Before fertilization, oocytes of most species undergo a long, natural arrest in metaphase. Before this, prometaphase I is also prolonged, due to late stable kinetochore–microtubule attachment. How oocytes stably maintain the dynamic spindle for hours during these periods is poorly understood. Here we report that the bipolar spindle changes its molecular architecture during the long prometaphase/metaphase I in Drosophila melanogaster oocytes. By generating transgenic flies expressing GFP-tagged spindle proteins, we found that 14 of 25 spindle proteins change their distribution in the bipolar spindle. Among them, microtubule cross-linking kinesins, MKlp1/Pavarotti and kinesin-5/Klp61F, accumulate to the spindle equator in late metaphase. We found that the late equator accumulation of MKlp1/Pavarotti is regulated by a mechanism distinct from that in mitosis. While MKlp1/Pavarotti contributes to the control of spindle length, kinesin-5/Klp61F is crucial for maintaining a bipolar spindle during metaphase I arrest. Our study provides novel insight into how oocytes maintain a bipolar spindle during metaphase arrest.
A unique feature of oocytes is that centrosomes are eliminated during oogenesis in many animals (Szollosi et al., 1972; McKim and Hawley, 1995; Holubcová et al., 2015). Centrosomes dictate bipolar spindle formation in mitosis by acting as the major microtubule nucleators (Kirschner and Mitchison, 1986). In oocytes, without centrosomes, a functional spindle is formed and maintained through cooperation of multiple microtubule motors, cross-linkers, and regulators of microtubule dynamicity (Heald et al., 1996; Walczak et al., 1998; Ohkura, 2015).
Another unique feature of oocytes is that they naturally arrest the cell cycle twice: in late meiotic prophase I and metaphase I/II (Bennett, 1977). The second arrest can last for many hours before fertilization (12–24 h in humans and a few hours to a few days in Drosophila melanogaster; David and Merle, 1968; King, 1970; Spence and Mason, 1992; Hughes et al., 2018) and takes place in metaphase I or II depending on the species (Sagata, 1996). Furthermore, oocytes commonly delay stable microtubule attachment to kinetochores, resulting in a long prometaphase I (Brunet et al., 1999; Kitajima et al., 2011; Głuszek et al., 2015).
Although microtubules turn over rapidly within a bipolar spindle, the spindle as a whole maintains its overall shape and polarity (Mitchison and Kirschner, 1984; Colombié et al., 2013). In contrast to mitosis, which takes place relatively quickly, accurate chromosome segregation in oocytes requires that a bipolar spindle is maintained during the long prometaphase I and during metaphase arrest. Limited information is available about how the dynamic spindle is stably maintained during these periods (Lefebvre et al., 2002; Terret et al., 2003).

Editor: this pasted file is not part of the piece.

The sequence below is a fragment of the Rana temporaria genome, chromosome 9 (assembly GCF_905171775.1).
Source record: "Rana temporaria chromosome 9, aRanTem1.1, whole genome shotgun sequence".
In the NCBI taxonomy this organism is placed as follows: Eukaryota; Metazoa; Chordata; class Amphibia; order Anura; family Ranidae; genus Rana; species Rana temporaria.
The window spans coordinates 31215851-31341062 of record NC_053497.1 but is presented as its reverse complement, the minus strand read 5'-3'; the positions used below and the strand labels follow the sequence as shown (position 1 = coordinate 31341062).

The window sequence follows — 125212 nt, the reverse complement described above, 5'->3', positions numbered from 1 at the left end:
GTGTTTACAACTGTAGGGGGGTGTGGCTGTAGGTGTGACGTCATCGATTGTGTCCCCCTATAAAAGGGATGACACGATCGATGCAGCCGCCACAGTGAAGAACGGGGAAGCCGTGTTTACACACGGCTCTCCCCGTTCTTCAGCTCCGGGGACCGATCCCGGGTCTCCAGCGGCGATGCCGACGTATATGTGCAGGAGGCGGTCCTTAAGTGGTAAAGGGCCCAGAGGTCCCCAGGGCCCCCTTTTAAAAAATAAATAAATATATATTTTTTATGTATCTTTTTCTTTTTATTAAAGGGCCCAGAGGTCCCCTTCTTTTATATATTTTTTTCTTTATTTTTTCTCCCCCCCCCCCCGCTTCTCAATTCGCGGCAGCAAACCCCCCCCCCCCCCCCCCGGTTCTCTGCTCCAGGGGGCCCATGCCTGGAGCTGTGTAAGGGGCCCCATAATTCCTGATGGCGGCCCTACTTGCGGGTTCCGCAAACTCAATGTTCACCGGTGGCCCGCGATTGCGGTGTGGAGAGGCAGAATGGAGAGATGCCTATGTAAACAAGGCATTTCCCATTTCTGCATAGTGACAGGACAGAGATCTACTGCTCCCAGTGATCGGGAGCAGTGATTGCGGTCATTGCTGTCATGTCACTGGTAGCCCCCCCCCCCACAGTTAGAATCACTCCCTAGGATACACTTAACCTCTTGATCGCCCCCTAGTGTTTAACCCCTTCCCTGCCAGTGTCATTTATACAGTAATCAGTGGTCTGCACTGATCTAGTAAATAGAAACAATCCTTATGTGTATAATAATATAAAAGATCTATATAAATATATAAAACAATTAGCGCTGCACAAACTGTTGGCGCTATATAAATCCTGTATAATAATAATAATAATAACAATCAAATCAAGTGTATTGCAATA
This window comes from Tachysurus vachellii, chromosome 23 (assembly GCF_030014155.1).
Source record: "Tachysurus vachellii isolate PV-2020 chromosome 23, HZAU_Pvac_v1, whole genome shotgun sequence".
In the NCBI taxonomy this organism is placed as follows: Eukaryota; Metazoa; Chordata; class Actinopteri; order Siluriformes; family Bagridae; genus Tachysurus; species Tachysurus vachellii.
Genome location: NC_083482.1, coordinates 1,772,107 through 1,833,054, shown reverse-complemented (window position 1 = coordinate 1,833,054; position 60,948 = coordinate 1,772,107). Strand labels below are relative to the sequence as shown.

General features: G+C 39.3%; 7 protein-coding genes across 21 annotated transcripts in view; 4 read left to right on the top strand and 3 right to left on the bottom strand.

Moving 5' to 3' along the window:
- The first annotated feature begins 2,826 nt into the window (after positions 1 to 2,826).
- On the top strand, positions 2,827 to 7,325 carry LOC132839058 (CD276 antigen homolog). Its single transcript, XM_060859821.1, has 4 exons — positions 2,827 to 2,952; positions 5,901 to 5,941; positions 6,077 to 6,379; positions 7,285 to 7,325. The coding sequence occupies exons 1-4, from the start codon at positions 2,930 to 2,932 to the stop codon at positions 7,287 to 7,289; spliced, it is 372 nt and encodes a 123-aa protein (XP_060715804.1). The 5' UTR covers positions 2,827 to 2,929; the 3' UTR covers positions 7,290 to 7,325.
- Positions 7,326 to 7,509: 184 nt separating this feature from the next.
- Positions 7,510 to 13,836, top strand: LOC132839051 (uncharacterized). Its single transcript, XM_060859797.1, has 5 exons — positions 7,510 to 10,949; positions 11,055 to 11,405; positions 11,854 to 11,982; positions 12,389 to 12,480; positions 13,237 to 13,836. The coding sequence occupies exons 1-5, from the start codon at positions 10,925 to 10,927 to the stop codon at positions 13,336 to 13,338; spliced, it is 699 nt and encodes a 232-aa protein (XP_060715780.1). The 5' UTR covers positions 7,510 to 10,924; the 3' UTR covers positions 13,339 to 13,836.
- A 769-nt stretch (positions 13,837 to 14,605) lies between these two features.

We hypothesized that localization changes of crucial microtubule regulators may stabilize the bipolar spindle during the long prometaphase I or metaphase arrest in oocytes. Here we report that a substantial number of spindle proteins change their localization during these periods in Drosophila oocytes. Crucially, two microtubule cross-linking kinesins, MKlp1/Pavarotti (Pav) and kinesin-5/Klp61F, accumulate in the spindle equator only later during the metaphase I arrest. An oocyte-specific mechanism regulates MKlp1/Pav, which contributes to spindle length control. Importantly, kinesin-5/Klp61F is crucial for maintaining the bipolar spindle during metaphase I arrest.
Results and discussion
Identifying localization changes of spindle proteins during prometaphase/metaphase I in oocytes
Oocytes commonly spend a long time in meiotic prometaphase I (Brunet et al., 1999; Kitajima et al., 2011; Głuszek et al., 2015) and also naturally arrest in metaphase I or II before fertilization in most species (Sagata, 1996). We hypothesized that the composition or distribution of microtubule regulators within the bipolar spindle changes to confer extra spindle stability during the arrest.
To test our hypothesis, we used Drosophila oocytes, which undergo prolonged prometaphase I and naturally arrest in metaphase I before ovulation/fertilization. The localization of crucial microtubule regulators was compared between early and late stages after establishing spindle bipolarity (Fig. 1 A). We systematically generated transgenic flies expressing GFP-tagged proteins (Fig. S1) and then introduced Rcc1-mCherry to mark chromosomes. Oocytes were dissected from females matured in the presence of males and food, which allows ovulation/fertilization. The fluorescent signals were captured in live oocytes (“snapshots”). The morphology of dorsal appendages of oocytes (King, 1970; Gilliland et al., 2009) was used to distinguish between the last stages of oogenesis (stage 13 and 14). In this report, we refer to stage 13 and 14 oocytes as “early” and “late” oocytes, respectively, and compared the localization between these two stages.
Spindle poles and equator are already established early in oocytes
Among 25 spindle proteins examined, 11 showed no or little change in localization between stage 13 and 14 (Fig. S1, A and C). Of these, the kinesin-6 MKlp2/Subito, Cyclin B, and a subunit of the chromosomal passenger complex, Incenp, were concentrated to the spindle equator in both stages (Fig. 2 A). In contrast, the kinesin-13 MCAK/Klp10A and the microtubule-associated protein Hurp/Mars were concentrated toward the spindle poles in both stages (Fig. 2 B). This indicates that the spindle equator and poles are established early, and that the localization changes of other equator or pole proteins described below do not simply reflect passive consequences in the underlying bipolar spindle microtubule organization.